• Math works better in handwriting.  If you can't read your numbers, you'll make mistakes.  If you don't line up the numbers, you'll get them wrong. This is RAM - external memory that allows your active mind to work on complex problems while the paper holds the information in storage. I cannot disclose how many of my statistics students have gotten problems wrong because they can't read their own writing or line up their numbers.
  • There are times when you will edit or comment on paper. Research has tended to show we read more effectively on paper than on screens. So when you're editing, you need to work in the non-digital world too.

How To Get Better

Good writing is a small motor skill that requires practice. It also probably requires unlearning some of the things that are impeding the good handwriting you may have been taught.

There are two essentials to clear handwriting:

  • Consistent form: All your A's need to look like A's.  Your F's need to look like F's. Find a style for each letter.  Stick with it.  I find some cursive letters hard to form - capital F's and T's, for example.  I print them. It improves the legibility - I care not for consistency.
  • Three consistent levels: The single easiest thing to to do to improve your handwriting is clearly distinguishing high, middle, and low.
    • You need a strong baseline. Having all your letters sit on the same level makes everything else look neat.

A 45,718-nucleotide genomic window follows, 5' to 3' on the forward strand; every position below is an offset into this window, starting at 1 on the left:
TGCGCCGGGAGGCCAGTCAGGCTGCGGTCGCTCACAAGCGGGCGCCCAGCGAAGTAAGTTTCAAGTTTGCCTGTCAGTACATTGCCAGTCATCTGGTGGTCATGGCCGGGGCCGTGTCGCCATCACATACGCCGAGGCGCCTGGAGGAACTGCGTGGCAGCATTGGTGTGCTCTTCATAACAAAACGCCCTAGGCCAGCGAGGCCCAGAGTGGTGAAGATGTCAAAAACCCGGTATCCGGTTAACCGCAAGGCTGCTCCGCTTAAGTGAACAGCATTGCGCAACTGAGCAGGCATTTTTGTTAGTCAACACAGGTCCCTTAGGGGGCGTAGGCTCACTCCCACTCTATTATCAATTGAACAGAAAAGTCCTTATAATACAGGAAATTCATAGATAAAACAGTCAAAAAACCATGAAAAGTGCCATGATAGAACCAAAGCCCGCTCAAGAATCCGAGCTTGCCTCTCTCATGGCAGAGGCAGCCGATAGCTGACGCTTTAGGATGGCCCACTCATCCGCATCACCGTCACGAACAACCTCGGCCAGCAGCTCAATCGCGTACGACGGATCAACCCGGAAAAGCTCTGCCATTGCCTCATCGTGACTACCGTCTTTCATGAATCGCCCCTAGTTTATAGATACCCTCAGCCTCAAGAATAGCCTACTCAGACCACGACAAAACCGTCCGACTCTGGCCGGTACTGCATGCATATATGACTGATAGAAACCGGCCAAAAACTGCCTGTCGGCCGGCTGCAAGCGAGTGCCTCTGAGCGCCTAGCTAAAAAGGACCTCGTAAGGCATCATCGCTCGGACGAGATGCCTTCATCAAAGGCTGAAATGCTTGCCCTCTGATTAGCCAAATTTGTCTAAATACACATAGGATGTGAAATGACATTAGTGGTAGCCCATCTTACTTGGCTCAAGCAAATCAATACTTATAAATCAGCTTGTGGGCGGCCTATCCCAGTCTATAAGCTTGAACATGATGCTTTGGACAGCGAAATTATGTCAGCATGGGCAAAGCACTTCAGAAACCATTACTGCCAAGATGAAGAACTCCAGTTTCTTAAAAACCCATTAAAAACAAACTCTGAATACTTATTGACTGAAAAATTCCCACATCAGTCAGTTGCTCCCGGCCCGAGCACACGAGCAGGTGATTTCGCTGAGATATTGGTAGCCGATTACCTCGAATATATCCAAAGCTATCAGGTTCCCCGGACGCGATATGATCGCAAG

• Make your highs high.  All those loopy L's and H's are easy to read if they are clearly higher than the base letters.  Otherwise they look like i's and n's.
    • Lows should be in the basement.  If the tails on your Y's curl into your baseline, you can't tell what those letters. The shapes of the words really help you read them.
  • Relax your hand. If you tense up, your muscles get tired so you can't write for a long time.  
    • Find a pen that fits your hand. Hold it. If it's too small, you'll tense. If it's too heavy, you'll get tired.  
    • Take a pen you like and do nice round doodles. Big loopy ones. Long lines of little ones.  
    • Now do some waves. Like the curved tops of little N's waves. Breathe while you do it. You can use it as a mindfulness exercise.
  • Turn the paper. Because establishing a strong baseline is so important, turn the paper so your arm is comfortable. Writing sideways? Fine! All that matters is that it looks consistent at the end.

  • Write big! This is a small motor skill. If you relax a little and write bigger, it's easier to control your pen.

  • Accept your handwriting as a unique expression of who you are. Some people practice until they have perfect copperplate penmanship. But lots of us enjoy a beautiful hand that we can read. Do you remember glancing at the note of a love one and immediately seeing them before you? I bet you don't feel that way about their email.

The most important thing though is to practice. It's like playing the violin or learning to hit a baseball. If you haven't done it for a while, you need to get yourself up to speed again before it starts looking good.

Want some help? A very nice blog on improving your handwriting with a great practice sheet is available here.

References